Up until now, Mitt Romney has refused to release his tax returns, something that he surely knew would eventually become an issue. And it isn't too hard to figure out why. When you're struggling to get past your image as an out-of-touch rich guy, having front-page stories about the millions you're pulling in isn't something you'd look forward to. And in Mitt's case, there are really two problems.
The first is his income, which we can be pretty sure is in the seven figures. And this is despite the fact that he hasn't actually held a job in years. Unlike people who work for a living, Romney makes money when his money makes him more money. Which leads us to the second problem: the tax rate he pays. Because our tax system treats investment income more favorably than wage income, Romney probably pays the capital gains tax rate of 15 percent on most of his income, as opposed to the 33 percent marginal rate he'd be paying if that money were wages. Which is what Romney was forced to admit yesterday, when he said, "It's probably closer to the 15 percent rate than anything." But here's where Mitt's tone-deafness on these kinds of issues comes, once again, to bite him:
The vast majority of the income Mr. Romney reported over 12 months in 2010 and ‘11 was dividends from investments, capital gains on mutual funds and his post-retirement share of profits and investment returns from Bain Capital, the firm he once led. And Mr. Romney also noted that he made hundreds of thousands of dollars from speaking engagements.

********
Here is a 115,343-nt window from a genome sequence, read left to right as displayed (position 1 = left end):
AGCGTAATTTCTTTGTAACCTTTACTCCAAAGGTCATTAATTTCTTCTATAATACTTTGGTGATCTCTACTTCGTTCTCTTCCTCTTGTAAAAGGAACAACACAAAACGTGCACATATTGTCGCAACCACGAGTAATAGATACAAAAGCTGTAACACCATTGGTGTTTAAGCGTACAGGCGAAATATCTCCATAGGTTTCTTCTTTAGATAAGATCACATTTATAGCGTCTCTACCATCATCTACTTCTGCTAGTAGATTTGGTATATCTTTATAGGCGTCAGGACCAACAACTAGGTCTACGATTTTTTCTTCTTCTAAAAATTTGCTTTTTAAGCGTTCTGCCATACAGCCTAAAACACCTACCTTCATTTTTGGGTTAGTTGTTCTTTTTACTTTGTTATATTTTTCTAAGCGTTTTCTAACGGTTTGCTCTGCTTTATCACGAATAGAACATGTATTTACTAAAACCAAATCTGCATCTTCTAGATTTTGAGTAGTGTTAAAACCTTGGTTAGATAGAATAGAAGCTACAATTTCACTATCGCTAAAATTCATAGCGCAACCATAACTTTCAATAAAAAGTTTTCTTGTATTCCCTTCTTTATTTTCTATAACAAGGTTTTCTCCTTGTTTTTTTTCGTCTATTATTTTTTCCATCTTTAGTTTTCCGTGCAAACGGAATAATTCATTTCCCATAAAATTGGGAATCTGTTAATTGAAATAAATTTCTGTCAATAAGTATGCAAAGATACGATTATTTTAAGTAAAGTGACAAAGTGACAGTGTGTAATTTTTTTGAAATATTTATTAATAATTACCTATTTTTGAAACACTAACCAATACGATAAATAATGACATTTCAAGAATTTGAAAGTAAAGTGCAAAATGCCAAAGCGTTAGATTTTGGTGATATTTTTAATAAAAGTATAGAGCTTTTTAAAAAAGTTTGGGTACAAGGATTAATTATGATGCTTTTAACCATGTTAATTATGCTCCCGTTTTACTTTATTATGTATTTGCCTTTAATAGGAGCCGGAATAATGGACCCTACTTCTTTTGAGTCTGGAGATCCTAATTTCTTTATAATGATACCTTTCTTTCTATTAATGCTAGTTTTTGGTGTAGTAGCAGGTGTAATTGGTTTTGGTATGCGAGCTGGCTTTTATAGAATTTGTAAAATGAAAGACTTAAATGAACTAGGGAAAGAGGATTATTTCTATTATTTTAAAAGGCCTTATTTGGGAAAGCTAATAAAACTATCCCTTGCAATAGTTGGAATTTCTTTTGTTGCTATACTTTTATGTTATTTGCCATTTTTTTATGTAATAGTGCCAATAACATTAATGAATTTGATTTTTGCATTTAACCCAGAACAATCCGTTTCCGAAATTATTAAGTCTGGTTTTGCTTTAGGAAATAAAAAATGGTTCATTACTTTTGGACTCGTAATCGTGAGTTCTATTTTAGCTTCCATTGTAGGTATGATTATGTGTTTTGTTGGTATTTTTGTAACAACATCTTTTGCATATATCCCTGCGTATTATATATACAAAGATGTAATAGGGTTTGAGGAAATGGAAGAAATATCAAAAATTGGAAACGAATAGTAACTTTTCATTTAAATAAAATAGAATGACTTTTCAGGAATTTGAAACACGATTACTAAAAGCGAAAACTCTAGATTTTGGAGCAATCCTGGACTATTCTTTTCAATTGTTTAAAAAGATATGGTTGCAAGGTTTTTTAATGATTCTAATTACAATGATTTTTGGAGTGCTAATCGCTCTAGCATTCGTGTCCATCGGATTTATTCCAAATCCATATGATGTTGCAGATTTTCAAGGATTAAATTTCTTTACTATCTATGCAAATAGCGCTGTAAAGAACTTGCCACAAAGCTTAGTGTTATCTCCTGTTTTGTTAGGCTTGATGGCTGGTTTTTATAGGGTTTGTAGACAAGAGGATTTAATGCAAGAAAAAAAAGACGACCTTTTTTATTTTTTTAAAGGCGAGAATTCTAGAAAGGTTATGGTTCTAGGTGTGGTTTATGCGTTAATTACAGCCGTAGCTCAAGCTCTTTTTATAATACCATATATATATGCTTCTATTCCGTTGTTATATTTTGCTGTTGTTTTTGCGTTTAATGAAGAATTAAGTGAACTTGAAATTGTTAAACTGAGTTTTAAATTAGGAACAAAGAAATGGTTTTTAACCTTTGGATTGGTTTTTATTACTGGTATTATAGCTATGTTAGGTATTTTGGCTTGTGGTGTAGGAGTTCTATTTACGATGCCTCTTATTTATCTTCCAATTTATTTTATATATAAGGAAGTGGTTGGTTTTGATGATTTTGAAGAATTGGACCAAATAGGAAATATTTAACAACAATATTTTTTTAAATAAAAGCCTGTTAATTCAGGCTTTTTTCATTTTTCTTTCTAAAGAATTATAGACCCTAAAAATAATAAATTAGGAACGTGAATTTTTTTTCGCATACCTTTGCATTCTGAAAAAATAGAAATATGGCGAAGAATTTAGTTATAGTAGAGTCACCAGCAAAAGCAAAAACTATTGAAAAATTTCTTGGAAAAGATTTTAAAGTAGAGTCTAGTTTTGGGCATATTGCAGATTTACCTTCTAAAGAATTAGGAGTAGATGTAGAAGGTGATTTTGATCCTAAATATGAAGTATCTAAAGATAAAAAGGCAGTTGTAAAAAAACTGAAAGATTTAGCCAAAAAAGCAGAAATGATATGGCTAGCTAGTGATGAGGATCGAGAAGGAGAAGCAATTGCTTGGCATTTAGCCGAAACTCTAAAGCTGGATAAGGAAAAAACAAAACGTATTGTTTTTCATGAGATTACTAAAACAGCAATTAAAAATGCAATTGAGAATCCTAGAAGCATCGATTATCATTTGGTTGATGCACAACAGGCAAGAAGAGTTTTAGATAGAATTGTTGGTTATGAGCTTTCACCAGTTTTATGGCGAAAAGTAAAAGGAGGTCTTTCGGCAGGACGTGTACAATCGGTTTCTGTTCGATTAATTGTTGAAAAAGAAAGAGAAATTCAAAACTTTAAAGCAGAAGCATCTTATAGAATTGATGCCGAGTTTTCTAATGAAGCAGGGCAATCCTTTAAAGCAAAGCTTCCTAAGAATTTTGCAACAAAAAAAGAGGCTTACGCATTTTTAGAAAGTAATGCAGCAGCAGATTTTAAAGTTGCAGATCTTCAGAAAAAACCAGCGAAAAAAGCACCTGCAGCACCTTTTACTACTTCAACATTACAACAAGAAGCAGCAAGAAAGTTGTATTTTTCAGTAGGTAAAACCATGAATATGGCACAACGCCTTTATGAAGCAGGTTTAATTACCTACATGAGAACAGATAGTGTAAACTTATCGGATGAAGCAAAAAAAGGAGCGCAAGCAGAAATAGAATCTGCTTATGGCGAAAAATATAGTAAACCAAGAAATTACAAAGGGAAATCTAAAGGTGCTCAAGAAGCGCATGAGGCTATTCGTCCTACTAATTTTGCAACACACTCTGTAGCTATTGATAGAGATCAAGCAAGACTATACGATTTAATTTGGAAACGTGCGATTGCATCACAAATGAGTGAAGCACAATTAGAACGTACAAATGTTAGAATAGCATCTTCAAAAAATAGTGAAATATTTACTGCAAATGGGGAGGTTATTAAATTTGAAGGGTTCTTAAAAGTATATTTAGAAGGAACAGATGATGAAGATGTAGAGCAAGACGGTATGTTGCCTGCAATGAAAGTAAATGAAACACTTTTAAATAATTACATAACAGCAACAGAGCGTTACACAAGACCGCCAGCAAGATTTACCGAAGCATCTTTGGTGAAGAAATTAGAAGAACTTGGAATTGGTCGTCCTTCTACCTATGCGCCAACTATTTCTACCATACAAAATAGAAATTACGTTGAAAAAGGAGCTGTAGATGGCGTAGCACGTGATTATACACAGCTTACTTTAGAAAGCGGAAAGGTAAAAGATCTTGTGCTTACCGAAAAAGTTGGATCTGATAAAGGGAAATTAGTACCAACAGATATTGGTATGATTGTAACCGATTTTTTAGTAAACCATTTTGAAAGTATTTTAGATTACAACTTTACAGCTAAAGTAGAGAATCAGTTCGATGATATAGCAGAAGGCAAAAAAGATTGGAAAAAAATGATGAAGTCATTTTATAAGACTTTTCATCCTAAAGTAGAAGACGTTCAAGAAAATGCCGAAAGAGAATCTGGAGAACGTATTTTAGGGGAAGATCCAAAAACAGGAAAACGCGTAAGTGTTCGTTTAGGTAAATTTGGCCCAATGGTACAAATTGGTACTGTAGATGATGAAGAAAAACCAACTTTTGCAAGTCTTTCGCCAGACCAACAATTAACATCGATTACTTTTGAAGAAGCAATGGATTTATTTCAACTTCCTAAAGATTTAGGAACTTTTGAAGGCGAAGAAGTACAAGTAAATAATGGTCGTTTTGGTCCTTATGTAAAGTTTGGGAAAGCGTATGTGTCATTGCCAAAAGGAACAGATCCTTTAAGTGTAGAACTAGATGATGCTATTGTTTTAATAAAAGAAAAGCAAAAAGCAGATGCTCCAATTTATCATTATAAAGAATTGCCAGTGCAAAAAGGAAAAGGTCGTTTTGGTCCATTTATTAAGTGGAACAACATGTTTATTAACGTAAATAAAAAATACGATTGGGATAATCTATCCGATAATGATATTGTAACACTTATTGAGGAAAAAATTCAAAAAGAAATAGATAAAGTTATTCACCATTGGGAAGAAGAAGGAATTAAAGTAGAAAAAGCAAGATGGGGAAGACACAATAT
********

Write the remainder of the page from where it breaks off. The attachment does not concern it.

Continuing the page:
"I got a little bit of income from my book, but I gave that all away," Mr. Romney told reporters after an event here. "And then I get speakers' fees from time to time, but not very much."
Financial disclosure forms that candidates are required to file annually shows that Mr. Romney earned $374,327.62 in speakers’ fees from February of 2010 to February of 2011, at an average of $41,592 per speech.
Oh Mitt, you really are the gift that keeps on giving. A smarter candidate would say, "I've been very fortunate to make significant amounts of money from giving speeches." But Mitt describes $374,327 in speaking fees in one year as "not very much." If you put that amount into the Wall Street Journal's handy calculator, it turns out that if those speaking fees were the only income Mitt had, he'd still be richer than 98 percent of Americans. But those speaking fees, apparently, are "not very much" to him.
Just to be clear, I don't think that the fact that Romney considers an amount of income that most of us will never dream of earning "not very much" doesn't mean he'd be a bad president, in and of itself. But like all Republicans, Romney thinks there's nothing wrong with the fact that money you get for working gets taxed at a higher rate than money you make for selling a stock or having your grandfather die and leave you a few million, and he'd like to make that disparity even more extreme.
Romney now says he'll probably release his 2011 returns in April. Which guarantees that there will be plenty of time for the Obama campaign to keep talking about it in anticipation of the big event. At the current rate, he should commit about one head-shaking gaffe per week on economic issues between now and then.